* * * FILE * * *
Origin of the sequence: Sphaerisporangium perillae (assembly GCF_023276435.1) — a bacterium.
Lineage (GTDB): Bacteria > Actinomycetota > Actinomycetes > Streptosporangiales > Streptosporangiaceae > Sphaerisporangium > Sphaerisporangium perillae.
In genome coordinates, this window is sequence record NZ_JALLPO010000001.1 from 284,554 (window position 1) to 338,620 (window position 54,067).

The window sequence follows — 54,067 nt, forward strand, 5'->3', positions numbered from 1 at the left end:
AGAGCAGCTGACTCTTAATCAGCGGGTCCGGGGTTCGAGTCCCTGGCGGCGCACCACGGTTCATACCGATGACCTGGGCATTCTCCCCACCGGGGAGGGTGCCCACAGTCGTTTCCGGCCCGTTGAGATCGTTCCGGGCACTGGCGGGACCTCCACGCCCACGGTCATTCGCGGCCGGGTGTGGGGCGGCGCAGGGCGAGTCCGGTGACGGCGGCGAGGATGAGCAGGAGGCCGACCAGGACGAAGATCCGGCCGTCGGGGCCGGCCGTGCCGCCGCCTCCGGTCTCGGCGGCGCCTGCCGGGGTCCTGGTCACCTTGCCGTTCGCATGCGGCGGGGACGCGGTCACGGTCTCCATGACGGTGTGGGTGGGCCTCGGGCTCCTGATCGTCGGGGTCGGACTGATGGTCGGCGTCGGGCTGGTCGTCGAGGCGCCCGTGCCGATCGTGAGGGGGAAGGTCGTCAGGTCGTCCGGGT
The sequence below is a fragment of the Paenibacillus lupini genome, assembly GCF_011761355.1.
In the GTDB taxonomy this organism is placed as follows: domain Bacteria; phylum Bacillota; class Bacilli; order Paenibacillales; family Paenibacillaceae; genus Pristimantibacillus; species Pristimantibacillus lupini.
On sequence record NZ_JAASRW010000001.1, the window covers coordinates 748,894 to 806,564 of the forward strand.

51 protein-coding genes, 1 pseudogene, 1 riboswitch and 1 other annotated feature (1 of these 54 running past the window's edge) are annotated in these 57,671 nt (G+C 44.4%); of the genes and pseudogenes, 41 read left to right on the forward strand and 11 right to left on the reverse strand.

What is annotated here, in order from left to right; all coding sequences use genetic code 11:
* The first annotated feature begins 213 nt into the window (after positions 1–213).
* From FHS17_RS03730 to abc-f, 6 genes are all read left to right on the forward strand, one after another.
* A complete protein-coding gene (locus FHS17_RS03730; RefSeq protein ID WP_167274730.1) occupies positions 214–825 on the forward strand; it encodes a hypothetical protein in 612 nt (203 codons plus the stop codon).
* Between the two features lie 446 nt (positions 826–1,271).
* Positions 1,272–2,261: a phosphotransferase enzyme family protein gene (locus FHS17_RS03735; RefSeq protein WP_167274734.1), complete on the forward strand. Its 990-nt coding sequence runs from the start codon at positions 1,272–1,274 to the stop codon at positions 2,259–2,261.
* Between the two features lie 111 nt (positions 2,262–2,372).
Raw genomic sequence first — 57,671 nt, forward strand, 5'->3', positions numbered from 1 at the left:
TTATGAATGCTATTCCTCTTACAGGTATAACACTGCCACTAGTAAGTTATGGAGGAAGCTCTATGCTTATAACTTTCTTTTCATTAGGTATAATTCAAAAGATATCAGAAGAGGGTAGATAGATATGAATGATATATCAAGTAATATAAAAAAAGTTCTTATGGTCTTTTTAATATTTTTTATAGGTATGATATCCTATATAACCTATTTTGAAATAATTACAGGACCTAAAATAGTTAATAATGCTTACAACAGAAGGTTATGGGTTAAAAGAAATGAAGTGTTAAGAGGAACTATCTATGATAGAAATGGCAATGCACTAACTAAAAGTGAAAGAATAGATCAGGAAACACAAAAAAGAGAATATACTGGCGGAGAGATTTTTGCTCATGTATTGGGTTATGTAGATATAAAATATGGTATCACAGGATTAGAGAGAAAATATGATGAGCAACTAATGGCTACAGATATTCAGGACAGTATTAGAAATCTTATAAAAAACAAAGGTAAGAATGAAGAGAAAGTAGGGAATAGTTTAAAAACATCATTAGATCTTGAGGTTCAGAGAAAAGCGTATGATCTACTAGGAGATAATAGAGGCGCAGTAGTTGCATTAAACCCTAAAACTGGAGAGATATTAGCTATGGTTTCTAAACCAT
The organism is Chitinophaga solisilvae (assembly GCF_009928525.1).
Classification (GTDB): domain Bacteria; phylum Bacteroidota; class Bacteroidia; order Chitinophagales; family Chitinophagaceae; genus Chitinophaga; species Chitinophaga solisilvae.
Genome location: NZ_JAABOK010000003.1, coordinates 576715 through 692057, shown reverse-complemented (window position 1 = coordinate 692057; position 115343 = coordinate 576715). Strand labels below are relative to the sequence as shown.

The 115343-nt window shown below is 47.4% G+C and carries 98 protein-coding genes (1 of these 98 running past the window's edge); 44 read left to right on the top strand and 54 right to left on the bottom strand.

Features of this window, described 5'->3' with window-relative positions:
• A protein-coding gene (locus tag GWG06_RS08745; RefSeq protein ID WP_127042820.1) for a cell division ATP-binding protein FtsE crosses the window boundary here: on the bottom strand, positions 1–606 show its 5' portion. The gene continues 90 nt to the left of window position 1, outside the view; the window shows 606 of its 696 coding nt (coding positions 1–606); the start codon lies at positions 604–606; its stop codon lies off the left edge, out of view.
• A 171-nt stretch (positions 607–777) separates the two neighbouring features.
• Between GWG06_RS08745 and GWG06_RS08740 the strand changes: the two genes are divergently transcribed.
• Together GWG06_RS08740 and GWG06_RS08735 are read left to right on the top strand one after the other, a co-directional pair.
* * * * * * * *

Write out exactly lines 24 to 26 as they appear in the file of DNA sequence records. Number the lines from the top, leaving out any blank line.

• A protein-coding gene (locus tag GWG06_RS08745; RefSeq protein ID WP_127042820.1) for a cell division ATP-binding protein FtsE crosses the window boundary here: on the bottom strand, positions 1–606 show its 5' portion. The gene continues 90 nt to the left of window position 1, outside the view; the window shows 606 of its 696 coding nt (coding positions 1–606); the start codon lies at positions 604–606; its stop codon lies off the left edge, out of view.
• A 171-nt stretch (positions 607–777) separates the two neighbouring features.
• Between GWG06_RS08745 and GWG06_RS08740 the strand changes: the two genes are divergently transcribed.